Charlemagne Palestine – Strumming Music for Piano, Harpsichord & Strings
“Charlemagne Palestine wrote intense, ritualistic music in the 1970s, intended by the composer to rub against audiences expectations of what is beautiful and meaningful in music. A composer-performer, he always performed his own works as soloist. His earliest works were compositions for carillon and electronic drones, and he is best known for his intensely performed piano works. These unpublished pieces are probably Palestine’s most contemporary music work, build on the same principle with other instruments of what he discovered on piano with Strumming mid-70. This is an unique variation of the way to compose. A perpetual rise in a continuum of sound.” – Sub Rosa.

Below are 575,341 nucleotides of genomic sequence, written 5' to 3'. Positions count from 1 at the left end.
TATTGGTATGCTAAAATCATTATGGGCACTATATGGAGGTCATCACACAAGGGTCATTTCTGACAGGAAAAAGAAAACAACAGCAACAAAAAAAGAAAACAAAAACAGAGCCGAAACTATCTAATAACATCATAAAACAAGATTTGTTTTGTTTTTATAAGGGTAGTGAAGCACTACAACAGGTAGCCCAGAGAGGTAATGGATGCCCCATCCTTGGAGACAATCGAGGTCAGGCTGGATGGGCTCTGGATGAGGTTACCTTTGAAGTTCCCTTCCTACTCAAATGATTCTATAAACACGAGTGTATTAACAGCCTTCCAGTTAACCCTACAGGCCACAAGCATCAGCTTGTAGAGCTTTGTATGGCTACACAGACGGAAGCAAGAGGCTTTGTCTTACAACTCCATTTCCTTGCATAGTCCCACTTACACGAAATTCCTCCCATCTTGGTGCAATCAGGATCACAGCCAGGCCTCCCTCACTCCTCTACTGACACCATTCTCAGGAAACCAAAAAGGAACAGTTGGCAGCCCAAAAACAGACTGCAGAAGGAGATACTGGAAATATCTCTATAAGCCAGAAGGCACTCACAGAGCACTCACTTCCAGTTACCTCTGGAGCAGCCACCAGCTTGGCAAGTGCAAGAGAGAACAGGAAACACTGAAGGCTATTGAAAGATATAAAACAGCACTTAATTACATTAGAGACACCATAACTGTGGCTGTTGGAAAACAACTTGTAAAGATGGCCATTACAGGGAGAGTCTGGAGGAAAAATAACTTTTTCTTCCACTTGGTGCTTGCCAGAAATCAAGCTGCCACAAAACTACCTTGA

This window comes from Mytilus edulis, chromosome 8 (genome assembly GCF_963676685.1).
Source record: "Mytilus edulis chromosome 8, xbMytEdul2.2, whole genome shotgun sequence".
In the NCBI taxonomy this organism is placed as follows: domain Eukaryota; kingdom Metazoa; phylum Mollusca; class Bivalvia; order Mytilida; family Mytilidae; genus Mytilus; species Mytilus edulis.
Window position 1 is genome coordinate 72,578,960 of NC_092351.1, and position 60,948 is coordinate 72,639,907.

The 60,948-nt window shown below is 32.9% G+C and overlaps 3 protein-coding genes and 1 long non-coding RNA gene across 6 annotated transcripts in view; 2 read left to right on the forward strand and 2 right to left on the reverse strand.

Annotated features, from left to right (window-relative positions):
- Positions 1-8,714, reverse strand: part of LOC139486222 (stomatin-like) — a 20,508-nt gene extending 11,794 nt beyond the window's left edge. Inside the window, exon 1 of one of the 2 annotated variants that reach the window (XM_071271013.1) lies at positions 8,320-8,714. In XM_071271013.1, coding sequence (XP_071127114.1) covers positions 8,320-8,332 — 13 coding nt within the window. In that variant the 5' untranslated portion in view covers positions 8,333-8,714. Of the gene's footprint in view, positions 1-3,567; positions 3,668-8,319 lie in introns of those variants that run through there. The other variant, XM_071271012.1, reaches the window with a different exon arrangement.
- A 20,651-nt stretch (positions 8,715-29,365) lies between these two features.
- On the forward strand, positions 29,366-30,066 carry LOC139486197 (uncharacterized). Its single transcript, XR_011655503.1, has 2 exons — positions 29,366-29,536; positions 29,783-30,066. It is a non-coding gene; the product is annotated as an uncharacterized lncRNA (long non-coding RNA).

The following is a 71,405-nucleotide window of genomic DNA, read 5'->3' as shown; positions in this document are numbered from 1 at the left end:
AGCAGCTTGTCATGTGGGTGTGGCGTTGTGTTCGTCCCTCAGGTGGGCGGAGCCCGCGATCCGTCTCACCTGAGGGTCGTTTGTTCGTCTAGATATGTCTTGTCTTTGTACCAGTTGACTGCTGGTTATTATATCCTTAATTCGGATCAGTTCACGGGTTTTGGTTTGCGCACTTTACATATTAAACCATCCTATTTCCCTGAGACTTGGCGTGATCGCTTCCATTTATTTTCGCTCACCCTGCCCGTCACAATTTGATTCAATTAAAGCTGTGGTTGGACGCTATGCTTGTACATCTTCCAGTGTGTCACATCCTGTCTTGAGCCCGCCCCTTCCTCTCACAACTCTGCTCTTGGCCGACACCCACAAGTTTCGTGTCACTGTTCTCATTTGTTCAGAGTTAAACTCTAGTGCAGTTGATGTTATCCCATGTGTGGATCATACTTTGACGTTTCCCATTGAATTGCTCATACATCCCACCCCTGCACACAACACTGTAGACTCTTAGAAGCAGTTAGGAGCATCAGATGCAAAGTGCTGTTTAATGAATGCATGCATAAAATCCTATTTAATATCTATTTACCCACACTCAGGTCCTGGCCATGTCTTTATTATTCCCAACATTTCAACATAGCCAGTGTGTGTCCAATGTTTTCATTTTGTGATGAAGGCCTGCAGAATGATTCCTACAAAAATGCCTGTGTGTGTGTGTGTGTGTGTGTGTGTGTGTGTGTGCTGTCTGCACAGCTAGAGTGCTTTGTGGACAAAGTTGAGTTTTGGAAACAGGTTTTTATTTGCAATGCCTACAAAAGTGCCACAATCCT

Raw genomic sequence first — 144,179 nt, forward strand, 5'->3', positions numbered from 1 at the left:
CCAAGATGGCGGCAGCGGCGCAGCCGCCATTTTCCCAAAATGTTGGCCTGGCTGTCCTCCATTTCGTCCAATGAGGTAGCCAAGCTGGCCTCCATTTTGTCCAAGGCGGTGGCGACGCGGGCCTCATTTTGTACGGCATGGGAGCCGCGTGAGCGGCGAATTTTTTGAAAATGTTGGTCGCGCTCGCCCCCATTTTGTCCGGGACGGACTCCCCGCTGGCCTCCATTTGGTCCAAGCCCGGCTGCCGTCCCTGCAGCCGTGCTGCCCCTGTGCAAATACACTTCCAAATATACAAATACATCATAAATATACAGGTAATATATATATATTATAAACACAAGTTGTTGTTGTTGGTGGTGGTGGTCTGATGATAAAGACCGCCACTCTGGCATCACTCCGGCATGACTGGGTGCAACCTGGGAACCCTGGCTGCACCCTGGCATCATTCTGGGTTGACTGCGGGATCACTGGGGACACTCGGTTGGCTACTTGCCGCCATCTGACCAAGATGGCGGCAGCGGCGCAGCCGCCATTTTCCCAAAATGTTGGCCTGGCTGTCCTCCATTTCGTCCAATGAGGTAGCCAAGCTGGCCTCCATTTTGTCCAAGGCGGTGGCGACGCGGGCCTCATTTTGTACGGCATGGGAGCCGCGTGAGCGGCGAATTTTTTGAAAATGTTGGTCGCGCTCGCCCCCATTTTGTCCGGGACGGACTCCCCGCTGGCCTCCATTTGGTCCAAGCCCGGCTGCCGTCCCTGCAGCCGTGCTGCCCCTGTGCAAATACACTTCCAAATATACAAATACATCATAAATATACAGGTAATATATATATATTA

16-page booklet contains: a 6-page essay, “Charlemagne Palestine: The Original Tintinnabulist”; a reproduction of a New York Times article from January 29, 1974: “Aborted Recital: Palestine, Composer-Pianist, Breaks Off ‘Continuum’ Debut, Citing Distractions”; and multiple pictures (uncredited, ostensibly from the 1970s) of Palestine at his Bösendorfer piano.